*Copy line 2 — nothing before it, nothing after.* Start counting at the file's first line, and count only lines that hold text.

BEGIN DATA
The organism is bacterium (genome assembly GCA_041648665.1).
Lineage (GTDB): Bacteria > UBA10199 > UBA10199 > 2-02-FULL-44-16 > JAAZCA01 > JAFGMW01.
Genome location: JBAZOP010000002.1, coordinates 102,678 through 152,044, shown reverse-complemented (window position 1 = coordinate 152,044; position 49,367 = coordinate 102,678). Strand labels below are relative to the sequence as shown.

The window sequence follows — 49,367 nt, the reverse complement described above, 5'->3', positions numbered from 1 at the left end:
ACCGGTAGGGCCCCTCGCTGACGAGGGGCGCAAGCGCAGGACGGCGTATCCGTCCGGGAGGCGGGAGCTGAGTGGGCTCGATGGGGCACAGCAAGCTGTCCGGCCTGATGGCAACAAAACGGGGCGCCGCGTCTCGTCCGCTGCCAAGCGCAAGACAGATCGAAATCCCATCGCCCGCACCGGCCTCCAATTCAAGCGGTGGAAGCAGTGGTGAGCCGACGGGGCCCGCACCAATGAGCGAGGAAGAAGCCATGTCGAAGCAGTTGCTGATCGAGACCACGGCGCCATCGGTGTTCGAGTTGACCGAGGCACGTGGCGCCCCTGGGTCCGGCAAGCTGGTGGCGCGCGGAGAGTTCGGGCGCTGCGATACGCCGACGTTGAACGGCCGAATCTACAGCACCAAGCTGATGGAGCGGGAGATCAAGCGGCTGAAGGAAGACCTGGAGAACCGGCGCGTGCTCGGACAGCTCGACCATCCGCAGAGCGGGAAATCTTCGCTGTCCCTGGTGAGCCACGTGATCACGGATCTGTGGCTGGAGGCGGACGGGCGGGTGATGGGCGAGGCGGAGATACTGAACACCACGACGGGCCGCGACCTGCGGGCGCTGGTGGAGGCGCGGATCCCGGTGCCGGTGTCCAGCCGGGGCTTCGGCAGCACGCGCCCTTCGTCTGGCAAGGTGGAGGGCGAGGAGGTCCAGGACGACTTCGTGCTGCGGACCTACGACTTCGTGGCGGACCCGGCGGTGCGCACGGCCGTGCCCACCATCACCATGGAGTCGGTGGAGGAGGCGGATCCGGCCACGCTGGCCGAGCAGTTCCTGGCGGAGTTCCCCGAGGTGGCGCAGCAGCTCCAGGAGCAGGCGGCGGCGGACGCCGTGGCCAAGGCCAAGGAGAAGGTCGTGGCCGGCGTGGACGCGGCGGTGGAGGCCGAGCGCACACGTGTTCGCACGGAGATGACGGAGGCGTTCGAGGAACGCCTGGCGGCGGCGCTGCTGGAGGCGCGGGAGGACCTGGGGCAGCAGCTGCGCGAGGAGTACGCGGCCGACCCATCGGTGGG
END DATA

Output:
Lineage (GTDB): Bacteria > UBA10199 > UBA10199 > 2-02-FULL-44-16 > JAAZCA01 > JAFGMW01.